Introverts in Church by Adam McHugh

I finished reading this book two weeks ago. I liked the book. I could identify with everything that was told about introverts. I think that what is most valuable about the book is that it not only stated the reality of introverts in the church but it gave practical tools for introverts to thrive in the church but for leaders to help introverts thrive in the church. I think that it’s a book where introverts can see that there experience in church is normal and that they can find their place in any church. I think that this is a book that shows the value of introverts in churches and gives options for how to navigate being involved in the church without loosing who we are as introverts.

I think that if a church wants to use their human resource efficiently, the leaders especially should learn about the variety that exist in the church and how to fit them in effectively. This book is one of the resources that churches should use to help them accomplish a better use of their members.

Thoughts/feelings of inadequacy

Getting thoughts or feelings of inadequacy sucks.

In me it is a pattern of thinking that happens on my mind automatically when things in my surroundings point to my not being able to do something in life. My mind automatically makes the calculation that if I can’t do something after trying for a while that means that I am incompetent/inadequate for the task. I can’t help it.

There are times where I can’t do something right because I don’t have enough experience to do that task well or have never done it before. There are times where I end up with sub par performance because of external factors that are outside of my control. There are times where the inability to do a task is a direct result of not being taught to do a task when I was supposed to be taught to do it. There are times when my sub par performance is due to the fact that the task involves one of my weaknesses.

Regardless of the reason, my mind has been programmed to think that any negative performance shows how inadequate I am. Because I analyze everything, I automatically think that I am a failure at life …that I am incapable of being successful in life.

I have kept this to myself because if I talk about this with anyone that knows me they will try to invalidate the way that I feel and will tell me that I’m crazy for having those thoughts. I keep this thought process a secret because I need to keep the appearance that everything is okay. I keep it inside because at the time I am in the situation that is triggering the thought process and I know that talking about it will cause more problems.

I know that this automatic thought process isn’t healthy. It screws with the image that I have of myself when it is in its full manifestation. It might make other people think less of me and lessen the amount of opportunities that I get in life.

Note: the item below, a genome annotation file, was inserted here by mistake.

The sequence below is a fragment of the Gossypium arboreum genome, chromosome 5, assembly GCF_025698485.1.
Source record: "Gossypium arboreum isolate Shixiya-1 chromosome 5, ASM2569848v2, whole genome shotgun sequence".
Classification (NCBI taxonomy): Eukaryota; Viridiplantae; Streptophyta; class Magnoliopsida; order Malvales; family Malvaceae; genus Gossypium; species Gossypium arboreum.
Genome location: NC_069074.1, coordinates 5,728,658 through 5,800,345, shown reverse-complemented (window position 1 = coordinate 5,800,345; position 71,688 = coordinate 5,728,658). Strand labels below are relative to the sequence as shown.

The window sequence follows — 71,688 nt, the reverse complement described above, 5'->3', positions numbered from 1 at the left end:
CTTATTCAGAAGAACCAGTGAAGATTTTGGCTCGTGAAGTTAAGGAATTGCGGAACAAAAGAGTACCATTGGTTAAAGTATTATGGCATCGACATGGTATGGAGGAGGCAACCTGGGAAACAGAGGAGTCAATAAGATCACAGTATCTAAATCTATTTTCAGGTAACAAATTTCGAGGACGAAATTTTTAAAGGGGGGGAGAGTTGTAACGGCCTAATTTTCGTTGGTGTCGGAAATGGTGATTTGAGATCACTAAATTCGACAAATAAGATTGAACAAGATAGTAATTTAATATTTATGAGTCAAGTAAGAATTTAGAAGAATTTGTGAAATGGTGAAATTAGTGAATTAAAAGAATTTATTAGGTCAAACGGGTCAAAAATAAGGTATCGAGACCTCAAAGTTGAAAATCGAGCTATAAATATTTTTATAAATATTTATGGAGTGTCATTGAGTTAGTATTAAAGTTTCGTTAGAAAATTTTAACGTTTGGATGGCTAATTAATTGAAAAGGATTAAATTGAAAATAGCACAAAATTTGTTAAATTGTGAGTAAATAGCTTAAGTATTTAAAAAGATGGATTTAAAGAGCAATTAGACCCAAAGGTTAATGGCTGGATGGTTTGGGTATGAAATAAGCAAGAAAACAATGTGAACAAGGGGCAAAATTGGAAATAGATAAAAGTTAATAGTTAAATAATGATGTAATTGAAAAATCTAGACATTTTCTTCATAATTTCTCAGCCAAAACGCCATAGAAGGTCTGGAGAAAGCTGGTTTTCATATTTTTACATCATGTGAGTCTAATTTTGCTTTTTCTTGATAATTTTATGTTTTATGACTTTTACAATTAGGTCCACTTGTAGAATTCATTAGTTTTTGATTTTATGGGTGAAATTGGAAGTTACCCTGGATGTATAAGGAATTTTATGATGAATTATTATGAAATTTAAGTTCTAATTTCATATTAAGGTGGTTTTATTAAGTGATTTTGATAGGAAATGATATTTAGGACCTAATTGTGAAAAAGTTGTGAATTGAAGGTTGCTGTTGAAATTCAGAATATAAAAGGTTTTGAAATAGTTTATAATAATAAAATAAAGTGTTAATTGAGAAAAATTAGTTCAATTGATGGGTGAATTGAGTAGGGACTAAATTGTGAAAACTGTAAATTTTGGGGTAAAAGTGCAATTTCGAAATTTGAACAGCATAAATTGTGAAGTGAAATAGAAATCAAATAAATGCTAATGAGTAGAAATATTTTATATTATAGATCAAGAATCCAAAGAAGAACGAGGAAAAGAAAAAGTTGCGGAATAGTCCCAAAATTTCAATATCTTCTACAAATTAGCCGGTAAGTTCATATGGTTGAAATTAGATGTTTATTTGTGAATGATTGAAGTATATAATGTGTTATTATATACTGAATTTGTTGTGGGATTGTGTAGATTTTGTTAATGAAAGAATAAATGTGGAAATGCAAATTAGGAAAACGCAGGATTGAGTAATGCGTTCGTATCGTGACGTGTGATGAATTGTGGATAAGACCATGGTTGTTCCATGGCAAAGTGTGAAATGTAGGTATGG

I know that the thoughts/feelings of inadequacy appears when things are not going well and not when things are going well. It is dependent on circumstance. I know that it has the potential to be paralyzing if I let it dominate my life.

I know that I have a battle withing my mind against the thoughts of inadequacy when things seem to go wrong. I know that I just need to keep going and do the best that I can. I know that I need to trust that God will show me the way to get out of whatever rut I am in because of these feelings.



How to get access to an INTJ’s core

Getting to an INTJ’s core is no easy task. Most people are not worthy of even getting access to an INTJ. In my case, it takes a special person to get access and see the holiest layer of my life: a person of my choosing. Not only does it take a special person to get inside, but also to survive and handle appropriately the type of information that is contained inside. Once a person is chosen as a potential candidate to get the access, there is a long and lengthy probation process to see if whoever I find fit actually deserves it. The process usually lasts 11 months- 1 year and in this time period anything that I think of goes.

There is really no standard rubric to core access probation. It really depends on the person on probation and the context of the interaction with the person. Good luck on figuring that one out.

If the person passes probation, they get to be a part of my inner circle. They get access to heavily guarded information.

Oh. Before I forget. There is no guarantee of lifetime access to an INTJ’s core. This access can be taken away with actions that are deemed unfit for the level of access that has been granted. In fact, not being able to handle the implications of getting access to heavily guarded information is one of the primary reasons for demotion.

INTJs layers of self.

I had a professor at my bachelor’s degree who taught me a “Philosophical Foundations of Education” course. The class was more philosophy than education, which was what I wanted. One class, he compares humans to onions. We have multiple layers to who we are that are shown based on context and people around us. This totally rings true for me. For me, I don’t show many layers of myself. I have a tendency to only show the superficial version of myself. So getting to see the core of who I am is… almost impossible.